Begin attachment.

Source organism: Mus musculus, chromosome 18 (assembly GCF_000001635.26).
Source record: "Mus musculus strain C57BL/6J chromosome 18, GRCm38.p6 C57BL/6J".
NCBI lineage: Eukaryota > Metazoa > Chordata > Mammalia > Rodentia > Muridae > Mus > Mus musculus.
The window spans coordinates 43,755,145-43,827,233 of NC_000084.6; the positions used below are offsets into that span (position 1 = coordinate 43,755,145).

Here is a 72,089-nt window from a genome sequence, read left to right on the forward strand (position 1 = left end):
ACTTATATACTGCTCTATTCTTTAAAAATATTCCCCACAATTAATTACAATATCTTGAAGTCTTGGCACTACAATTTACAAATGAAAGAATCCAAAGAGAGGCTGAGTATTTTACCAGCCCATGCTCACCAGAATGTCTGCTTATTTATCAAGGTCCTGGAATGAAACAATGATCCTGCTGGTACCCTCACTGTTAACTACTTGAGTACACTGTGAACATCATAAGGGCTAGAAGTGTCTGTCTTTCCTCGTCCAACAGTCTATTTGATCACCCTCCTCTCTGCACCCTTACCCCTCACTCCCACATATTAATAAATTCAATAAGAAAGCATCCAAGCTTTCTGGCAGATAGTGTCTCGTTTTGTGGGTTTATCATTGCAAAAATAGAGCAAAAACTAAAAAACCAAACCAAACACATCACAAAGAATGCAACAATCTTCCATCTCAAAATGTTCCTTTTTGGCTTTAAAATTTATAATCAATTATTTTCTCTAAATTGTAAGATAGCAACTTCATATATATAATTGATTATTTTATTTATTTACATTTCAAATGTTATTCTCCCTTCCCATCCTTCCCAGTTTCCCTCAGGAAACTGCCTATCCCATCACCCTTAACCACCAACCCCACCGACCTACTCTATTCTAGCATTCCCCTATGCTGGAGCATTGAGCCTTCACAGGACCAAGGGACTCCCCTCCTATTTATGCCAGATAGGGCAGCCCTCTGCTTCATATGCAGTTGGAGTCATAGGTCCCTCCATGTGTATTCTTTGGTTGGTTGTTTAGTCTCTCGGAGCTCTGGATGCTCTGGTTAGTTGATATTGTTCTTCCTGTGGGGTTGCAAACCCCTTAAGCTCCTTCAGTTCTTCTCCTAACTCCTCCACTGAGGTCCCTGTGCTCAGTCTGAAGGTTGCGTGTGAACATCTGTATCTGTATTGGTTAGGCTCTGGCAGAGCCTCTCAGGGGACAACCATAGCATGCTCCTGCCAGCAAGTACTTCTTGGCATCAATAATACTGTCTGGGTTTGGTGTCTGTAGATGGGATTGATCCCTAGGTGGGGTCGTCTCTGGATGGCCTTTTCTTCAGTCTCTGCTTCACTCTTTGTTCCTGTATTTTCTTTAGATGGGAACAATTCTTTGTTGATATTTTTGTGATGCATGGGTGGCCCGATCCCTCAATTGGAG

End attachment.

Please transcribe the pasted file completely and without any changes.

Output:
Source organism: Mus musculus, chromosome 18 (assembly GCF_000001635.26).
Source record: "Mus musculus strain C57BL/6J chromosome 18, GRCm38.p6 C57BL/6J".
NCBI lineage: Eukaryota > Metazoa > Chordata > Mammalia > Rodentia > Muridae > Mus > Mus musculus.
The window spans coordinates 43,755,145-43,827,233 of NC_000084.6; the positions used below are offsets into that span (position 1 = coordinate 43,755,145).

Here is a 72,089-nt window from a genome sequence, read left to right on the forward strand (position 1 = left end):
ACTTATATACTGCTCTATTCTTTAAAAATATTCCCCACAATTAATTACAATATCTTGAAGTCTTGGCACTACAATTTACAAATGAAAGAATCCAAAGAGAGGCTGAGTATTTTACCAGCCCATGCTCACCAGAATGTCTGCTTATTTATCAAGGTCCTGGAATGAAACAATGATCCTGCTGGTACCCTCACTGTTAACTACTTGAGTACACTGTGAACATCATAAGGGCTAGAAGTGTCTGTCTTTCCTCGTCCAACAGTCTATTTGATCACCCTCCTCTCTGCACCCTTACCCCTCACTCCCACATATTAATAAATTCAATAAGAAAGCATCCAAGCTTTCTGGCAGATAGTGTCTCGTTTTGTGGGTTTATCATTGCAAAAATAGAGCAAAAACTAAAAAACCAAACCAAACACATCACAAAGAATGCAACAATCTTCCATCTCAAAATGTTCCTTTTTGGCTTTAAAATTTATAATCAATTATTTTCTCTAAATTGTAAGATAGCAACTTCATATATATAATTGATTATTTTATTTATTTACATTTCAAATGTTATTCTCCCTTCCCATCCTTCCCAGTTTCCCTCAGGAAACTGCCTATCCCATCACCCTTAACCACCAACCCCACCGACCTACTCTATTCTAGCATTCCCCTATGCTGGAGCATTGAGCCTTCACAGGACCAAGGGACTCCCCTCCTATTTATGCCAGATAGGGCAGCCCTCTGCTTCATATGCAGTTGGAGTCATAGGTCCCTCCATGTGTATTCTTTGGTTGGTTGTTTAGTCTCTCGGAGCTCTGGATGCTCTGGTTAGTTGATATTGTTCTTCCTGTGGGGTTGCAAACCCCTTAAGCTCCTTCAGTTCTTCTCCTAACTCCTCCACTGAGGTCCCTGTGCTCAGTCTGAAGGTTGCGTGTGAACATCTGTATCTGTATTGGTTAGGCTCTGGCAGAGCCTCTCAGGGGACAACCATAGCATGCTCCTGCCAGCAAGTACTTCTTGGCATCAATAATACTGTCTGGGTTTGGTGTCTGTAGATGGGATTGATCCCTAGGTGGGGTCGTCTCTGGATGGCCTTTTCTTCAGTCTCTGCTTCACTCTTTGTTCCTGTATTTTCTTTAGATGGGAACAATTCTTTGTTGATATTTTTGTGATGCATGGGTGGCCCGATCCCTCAATTGGAG